(4) Utility Company representatives – DENY. The date of placement of utilities, where they were located, and related issues were hotly contested. It was not unreasonable to take these depositions.
B. Expedited Transcripts – GRANT. Tax $4,218.55. Costs for expedited transcription are not seen as reasonably necessary because there is no showing of any time restraint in obtaining the transcripts. As argued by Plaintiffs, the depositions were conducted well before the trial date.
C. Service of Process – DENY. The Memo of Costs identifies 33 persons that were served and the costs for service. Of those 33 persons served, Plaintiffs argue that the service was not reasonably necessary because the persons were served the subpoenas at their depositions. However, Plaintiffs only provide evidence of four witnesses that were served at the depositions. Without evidence to support Plaintiffs’ contention as to the remaining 29 witnesses, the argument, at least as to the remaining 29 witnesses, is unpersuasive. Even with the four witnesses being served at their deposition, the arguments do not take into consideration that trial was continued and the witnesses were reserved. Plaintiffs’ argue that the witnesses also agreed to be on-call. However, the deposition transcripts for the four witnesses Plaintiffs identify, the record only shows that the witnesses were given the agreements and they were expressly told that they were not required to agree to be on-call. The deposition transcripts do not support Plaintiffs’ contention that the four witnesses agreed to be on-call for trial. Plaintiffs’ arguments are not persuasive.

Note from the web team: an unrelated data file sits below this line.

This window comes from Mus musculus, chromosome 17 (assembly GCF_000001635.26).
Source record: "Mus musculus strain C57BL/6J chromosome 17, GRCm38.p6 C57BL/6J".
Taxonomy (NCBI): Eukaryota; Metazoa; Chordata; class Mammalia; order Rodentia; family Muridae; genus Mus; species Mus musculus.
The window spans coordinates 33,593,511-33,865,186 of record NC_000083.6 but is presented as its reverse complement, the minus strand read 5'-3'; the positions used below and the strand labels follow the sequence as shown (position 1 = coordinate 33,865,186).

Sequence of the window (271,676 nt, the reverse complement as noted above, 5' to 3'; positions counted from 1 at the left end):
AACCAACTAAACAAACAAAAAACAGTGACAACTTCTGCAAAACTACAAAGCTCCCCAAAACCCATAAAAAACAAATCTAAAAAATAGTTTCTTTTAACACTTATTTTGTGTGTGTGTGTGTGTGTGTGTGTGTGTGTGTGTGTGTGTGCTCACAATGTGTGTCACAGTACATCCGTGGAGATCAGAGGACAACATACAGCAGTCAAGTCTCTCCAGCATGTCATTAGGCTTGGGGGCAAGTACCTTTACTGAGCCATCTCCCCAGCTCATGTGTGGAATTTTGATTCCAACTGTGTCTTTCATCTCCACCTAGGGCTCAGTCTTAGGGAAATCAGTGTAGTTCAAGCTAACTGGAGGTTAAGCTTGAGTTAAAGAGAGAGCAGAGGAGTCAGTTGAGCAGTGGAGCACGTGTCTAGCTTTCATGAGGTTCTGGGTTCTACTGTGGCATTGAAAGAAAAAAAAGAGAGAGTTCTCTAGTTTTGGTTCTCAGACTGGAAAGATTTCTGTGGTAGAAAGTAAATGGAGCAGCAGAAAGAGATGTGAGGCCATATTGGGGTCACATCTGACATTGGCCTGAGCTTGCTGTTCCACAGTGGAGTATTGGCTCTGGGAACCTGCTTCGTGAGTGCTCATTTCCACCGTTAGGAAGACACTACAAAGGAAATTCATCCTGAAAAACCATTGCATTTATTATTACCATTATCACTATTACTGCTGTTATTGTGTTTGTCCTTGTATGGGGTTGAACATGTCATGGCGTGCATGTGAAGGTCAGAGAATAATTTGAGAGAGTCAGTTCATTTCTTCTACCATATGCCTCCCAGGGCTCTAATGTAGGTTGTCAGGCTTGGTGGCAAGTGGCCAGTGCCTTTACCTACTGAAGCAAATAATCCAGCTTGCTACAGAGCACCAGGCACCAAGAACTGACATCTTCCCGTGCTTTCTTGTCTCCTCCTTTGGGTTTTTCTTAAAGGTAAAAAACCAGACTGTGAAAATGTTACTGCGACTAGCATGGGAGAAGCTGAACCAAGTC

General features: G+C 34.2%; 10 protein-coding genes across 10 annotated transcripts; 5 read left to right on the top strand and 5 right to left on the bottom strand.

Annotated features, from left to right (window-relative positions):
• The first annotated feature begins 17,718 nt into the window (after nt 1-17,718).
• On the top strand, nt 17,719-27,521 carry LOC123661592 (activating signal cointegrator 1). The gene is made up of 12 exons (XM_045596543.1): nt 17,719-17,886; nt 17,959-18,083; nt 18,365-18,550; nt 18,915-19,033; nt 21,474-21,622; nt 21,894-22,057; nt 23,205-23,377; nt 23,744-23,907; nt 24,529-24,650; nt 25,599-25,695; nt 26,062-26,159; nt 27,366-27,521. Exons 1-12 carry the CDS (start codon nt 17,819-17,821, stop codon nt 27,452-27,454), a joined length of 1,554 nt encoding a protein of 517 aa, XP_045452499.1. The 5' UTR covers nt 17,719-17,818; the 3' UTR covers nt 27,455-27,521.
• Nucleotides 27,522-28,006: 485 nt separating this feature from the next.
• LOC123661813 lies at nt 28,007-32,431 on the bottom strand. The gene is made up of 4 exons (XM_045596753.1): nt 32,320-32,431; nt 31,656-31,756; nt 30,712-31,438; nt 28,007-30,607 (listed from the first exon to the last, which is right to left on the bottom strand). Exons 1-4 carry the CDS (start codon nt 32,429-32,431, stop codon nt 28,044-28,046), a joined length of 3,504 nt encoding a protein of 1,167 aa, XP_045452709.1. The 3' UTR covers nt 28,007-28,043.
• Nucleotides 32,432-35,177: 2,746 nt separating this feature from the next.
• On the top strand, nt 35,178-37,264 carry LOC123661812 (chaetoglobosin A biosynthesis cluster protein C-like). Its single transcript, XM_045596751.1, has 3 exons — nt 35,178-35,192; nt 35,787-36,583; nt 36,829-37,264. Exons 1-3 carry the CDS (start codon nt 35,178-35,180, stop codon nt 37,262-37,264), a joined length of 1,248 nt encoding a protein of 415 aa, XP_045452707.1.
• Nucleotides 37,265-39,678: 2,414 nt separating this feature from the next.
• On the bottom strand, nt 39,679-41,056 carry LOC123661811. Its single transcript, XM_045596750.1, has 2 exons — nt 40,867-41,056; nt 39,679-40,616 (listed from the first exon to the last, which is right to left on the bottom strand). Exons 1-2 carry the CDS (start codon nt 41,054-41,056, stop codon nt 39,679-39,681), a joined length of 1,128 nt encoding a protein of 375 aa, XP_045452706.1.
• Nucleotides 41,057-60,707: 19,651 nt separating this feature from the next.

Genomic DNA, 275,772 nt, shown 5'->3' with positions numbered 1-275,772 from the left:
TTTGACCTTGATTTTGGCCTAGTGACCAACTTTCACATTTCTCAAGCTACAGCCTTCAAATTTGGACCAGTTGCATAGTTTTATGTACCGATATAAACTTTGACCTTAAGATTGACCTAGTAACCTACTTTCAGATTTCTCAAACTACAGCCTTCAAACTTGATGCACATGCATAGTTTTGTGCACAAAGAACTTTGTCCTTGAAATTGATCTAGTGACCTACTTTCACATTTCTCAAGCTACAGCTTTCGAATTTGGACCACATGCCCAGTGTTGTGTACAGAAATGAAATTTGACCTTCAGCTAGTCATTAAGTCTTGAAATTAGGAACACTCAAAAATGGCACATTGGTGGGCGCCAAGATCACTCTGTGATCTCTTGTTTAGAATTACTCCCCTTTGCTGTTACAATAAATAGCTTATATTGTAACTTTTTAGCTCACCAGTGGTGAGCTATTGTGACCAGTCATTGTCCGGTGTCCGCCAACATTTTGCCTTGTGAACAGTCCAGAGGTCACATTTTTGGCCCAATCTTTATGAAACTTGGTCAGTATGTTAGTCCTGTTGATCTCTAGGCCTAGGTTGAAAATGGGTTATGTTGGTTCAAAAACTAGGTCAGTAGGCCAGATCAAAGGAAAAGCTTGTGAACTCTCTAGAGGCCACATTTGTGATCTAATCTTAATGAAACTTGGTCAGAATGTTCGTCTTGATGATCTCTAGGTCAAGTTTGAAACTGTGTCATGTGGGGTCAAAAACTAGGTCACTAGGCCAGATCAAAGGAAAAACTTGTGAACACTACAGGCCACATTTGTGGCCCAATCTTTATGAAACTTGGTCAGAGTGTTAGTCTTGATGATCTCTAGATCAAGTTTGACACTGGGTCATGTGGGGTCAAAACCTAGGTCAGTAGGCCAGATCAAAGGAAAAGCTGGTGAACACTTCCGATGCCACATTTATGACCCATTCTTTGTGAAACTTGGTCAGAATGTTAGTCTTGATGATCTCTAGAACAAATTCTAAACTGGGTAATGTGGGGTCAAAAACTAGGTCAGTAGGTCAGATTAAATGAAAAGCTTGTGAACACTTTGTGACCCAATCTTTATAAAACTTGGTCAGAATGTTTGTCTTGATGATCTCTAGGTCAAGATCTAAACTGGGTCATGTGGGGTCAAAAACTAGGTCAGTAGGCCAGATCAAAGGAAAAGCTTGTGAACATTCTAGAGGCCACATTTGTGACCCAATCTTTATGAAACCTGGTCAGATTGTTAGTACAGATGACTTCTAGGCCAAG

D. Witness Fees – DENY. For the same reason as the court allows the costs for the deposition, the witness fees for those depositions are reasonable. Likewise, witness fees for witnesses who were served but did not testify would also not be unreasonable.